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Eric S. Maskin, a professor of economics and mathematics at Harvard University, in his 2007 Nobel Prize-winning speech, had said: “As one cynic noted, economists have predicted nine out of the last five recessions."

Predicting how an economy will behave in time to come is tough business, given that there are so many factors at play. Hence, it is hardly surprising that when the covid pandemic started to spread around 18 months ago, most economists thought that the world would face a deflationary shock, with prices of goods and services falling, as most people stayed at home.

But 18 months later, it is fair to say that the economists who predicted deflation got it wrong. Like always, there are exceptions to this as well. In a column in the Financial Times in May last year, Stephen Roach, who teaches at Yale University, had said that consumer spending will remain low only until a covid vaccine arrives. And once a vaccine hits the market, “pent-up demand will build as never before".

Roach explained that this would primarily happen because governments of the rich world would continue to support worker incomes until a vaccine became available. The pent up demand thus released would lead to inflation or a rise in prices.

Central banks are now getting ready to fight inflation. The major tool in their armoury to do so are interest rates. When inflationary expectations are high, monetary policy committees of central banks raise interest rates, the idea being that at higher interest rates people will borrow and spend less. This will bring down demand and in the process inflation as well.

Since the beginning of 2020, central banks of the world, rich and poor, have printed a lot of money to drive down interest rates in the hope of getting consumers and corporates to spend more. Thanks to very low interest rates, money has found its way into stock markets and other financial markets in search of higher returns. This has led to bubbles all around.

As Ruchir Sharma, the chief global strategist at Morgan Stanley, pointed out in a column in the Financial Times: “My research on the 10 biggest bubbles of the past century… shows that prices typically rise 100 per cent in the year before the peak." On the basis of this definition, it is easy to conclude that everything from stocks to cryptocurrencies have been in bubbly territory in the recent past.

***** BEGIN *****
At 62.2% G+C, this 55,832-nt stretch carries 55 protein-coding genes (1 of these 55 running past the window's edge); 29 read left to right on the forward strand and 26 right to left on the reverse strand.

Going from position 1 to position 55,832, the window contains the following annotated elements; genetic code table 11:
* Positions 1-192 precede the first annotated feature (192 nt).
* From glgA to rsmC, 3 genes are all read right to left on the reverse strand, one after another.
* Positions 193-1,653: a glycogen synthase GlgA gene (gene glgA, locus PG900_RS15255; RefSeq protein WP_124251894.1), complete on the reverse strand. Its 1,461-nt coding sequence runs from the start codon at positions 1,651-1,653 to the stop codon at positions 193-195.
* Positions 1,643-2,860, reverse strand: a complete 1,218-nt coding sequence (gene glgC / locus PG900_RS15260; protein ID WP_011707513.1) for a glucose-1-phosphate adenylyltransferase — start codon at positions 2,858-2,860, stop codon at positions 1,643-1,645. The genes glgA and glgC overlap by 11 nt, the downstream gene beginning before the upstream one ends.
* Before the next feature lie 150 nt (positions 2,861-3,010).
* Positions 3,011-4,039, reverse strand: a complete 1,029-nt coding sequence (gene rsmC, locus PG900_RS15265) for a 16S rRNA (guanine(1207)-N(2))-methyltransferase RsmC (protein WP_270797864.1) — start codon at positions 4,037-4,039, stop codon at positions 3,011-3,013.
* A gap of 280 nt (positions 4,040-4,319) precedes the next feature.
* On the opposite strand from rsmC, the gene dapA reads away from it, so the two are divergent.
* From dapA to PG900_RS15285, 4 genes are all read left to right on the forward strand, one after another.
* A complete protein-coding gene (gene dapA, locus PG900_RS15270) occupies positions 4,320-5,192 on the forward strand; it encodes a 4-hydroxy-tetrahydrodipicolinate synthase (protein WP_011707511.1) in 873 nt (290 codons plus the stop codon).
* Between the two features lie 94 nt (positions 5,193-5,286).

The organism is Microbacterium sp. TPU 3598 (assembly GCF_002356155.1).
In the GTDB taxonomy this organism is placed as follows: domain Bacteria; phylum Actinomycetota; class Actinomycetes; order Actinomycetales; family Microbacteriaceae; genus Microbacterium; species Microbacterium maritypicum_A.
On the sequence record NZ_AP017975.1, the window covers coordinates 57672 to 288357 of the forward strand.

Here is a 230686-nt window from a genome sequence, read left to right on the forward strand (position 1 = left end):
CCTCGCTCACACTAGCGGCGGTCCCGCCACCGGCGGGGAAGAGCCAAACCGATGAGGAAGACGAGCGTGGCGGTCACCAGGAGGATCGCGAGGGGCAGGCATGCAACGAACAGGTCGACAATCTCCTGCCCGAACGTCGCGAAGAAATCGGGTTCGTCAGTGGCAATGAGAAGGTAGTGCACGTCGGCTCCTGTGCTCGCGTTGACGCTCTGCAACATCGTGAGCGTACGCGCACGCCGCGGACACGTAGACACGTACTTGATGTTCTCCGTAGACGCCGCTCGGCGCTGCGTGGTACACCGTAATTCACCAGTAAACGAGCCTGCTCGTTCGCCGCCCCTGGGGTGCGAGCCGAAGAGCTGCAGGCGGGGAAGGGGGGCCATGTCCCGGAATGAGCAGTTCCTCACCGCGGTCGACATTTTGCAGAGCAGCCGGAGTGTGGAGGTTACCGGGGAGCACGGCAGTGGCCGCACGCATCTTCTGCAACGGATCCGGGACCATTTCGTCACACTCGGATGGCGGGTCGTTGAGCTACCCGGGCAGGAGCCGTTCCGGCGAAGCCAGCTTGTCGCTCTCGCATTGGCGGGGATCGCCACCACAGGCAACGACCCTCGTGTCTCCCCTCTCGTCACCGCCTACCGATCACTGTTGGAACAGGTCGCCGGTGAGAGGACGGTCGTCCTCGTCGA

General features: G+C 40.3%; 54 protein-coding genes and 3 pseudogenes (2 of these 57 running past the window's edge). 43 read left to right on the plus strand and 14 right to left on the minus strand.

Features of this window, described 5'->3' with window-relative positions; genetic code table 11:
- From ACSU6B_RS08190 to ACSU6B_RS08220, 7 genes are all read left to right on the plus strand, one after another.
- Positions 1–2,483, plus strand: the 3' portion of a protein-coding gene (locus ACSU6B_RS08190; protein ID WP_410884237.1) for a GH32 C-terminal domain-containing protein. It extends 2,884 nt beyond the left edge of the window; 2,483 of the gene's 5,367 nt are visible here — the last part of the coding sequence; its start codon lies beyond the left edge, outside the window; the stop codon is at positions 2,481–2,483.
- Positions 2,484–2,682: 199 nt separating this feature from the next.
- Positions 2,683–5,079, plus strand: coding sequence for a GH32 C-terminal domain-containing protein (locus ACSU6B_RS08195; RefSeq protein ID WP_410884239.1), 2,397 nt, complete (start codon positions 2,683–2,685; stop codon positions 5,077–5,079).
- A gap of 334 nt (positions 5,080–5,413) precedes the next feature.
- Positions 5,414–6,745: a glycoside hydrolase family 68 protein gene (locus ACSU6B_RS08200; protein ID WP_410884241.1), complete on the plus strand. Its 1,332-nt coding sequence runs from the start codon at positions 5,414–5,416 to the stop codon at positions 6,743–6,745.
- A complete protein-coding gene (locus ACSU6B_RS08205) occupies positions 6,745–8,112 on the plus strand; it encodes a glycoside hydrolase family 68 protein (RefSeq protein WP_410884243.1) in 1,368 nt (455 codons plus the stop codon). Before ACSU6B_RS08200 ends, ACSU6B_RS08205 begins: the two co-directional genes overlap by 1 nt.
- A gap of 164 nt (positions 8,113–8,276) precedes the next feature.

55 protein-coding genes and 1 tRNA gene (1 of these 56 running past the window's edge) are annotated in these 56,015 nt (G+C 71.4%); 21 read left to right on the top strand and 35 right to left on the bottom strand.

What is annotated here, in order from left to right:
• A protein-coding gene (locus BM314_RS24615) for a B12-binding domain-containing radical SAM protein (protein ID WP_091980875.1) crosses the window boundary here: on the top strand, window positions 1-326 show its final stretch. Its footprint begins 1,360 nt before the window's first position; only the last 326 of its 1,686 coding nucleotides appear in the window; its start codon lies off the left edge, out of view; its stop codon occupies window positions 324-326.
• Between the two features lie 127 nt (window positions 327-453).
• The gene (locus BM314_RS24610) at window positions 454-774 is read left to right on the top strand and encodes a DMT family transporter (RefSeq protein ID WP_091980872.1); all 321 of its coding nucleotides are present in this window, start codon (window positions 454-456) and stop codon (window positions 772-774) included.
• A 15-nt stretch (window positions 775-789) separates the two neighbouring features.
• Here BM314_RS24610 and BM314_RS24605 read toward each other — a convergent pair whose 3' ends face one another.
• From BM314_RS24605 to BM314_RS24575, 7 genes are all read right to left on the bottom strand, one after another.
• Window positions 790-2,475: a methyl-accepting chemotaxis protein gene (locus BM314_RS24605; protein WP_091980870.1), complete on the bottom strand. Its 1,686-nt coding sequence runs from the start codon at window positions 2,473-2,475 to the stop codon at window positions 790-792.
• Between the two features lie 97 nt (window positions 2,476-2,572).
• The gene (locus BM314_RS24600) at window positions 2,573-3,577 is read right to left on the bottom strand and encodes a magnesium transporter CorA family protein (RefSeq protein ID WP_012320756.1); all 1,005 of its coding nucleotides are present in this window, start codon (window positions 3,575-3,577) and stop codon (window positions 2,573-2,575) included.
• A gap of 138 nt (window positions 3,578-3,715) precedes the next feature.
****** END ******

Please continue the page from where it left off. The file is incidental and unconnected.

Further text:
But all this is the benefit of hindsight. The bigger question is: What does the future hold. As usual, there are arguments on both sides. One school of thought is that central banks will have to raise rates to fight inflation. On the flip side, the argument is that if central banks raise interest rates, they will derail the economic recovery process that is currently on through much of the Western world.

Dylan Grice, in the latest edition of the Popular Delusions newsletter, writes: “Central banks would accommodate the inflation, lacking the will or stomach to tame what they had unleashed." Hence, central banks of the rich world will be ready to ignore inflation, and try and maintain interest rates at low levels, in the hope of creating some growth.

Nevertheless, higher inflation will drive down the real rate of interest on bank deposits, the safest form of investing, even further. The real rate of interest is obtained by subtracting the rate of inflation from the interest offered on deposits. In this scenario, money should keep coming into stocks in search of higher returns, or as Grice puts it: “This would ultimately be supportive/bullish for equities." Of course, only time will tell which side turns out to be right.

So where does that leave investors? Should they continue to be invested in stocks? Should they buy gold? Should they move their investments to bank deposits?

It is important to understand that the ability of experts to make predictions is limited. As Daniel Kahneman, Olivier Sibony and Cass Sunstein write in Noise: A Flaw in Human Judgement: “Detailed long-term predictions about specific events are simply impossible… Unforeseeable events are bound to occur, and the consequences of these unforeseeable events are also unforeseeable."

Nevertheless, saying that the future is unpredictable is hardly an insight. As the authors write: “The obviousness of this fact is matched only by the regularity with which it is ignored." The future being largely unknowable doesn’t stop experts from making forecasts, and that too, confident ones.

The sense of confidence that experts have can make them believe their forecasts even more. Kahneman, Sibony and Sunstein call this the illusion of validity. As they write: “We have noted that people often mistake their subjective sense of confidence for an indication of predictive validity."

Investors need to ensure that they don’t fall for this illusion. For that, they need to go back to the oldest cliché in investing: Don’t put all eggs in one basket. Now is the time to diversify and diversify well across and between investment asset classes.

Of course, investing is an individual thing and the details need to be figured out depending on risk preferences.

Vivek Kaul is the author of ‘Bad Money’.

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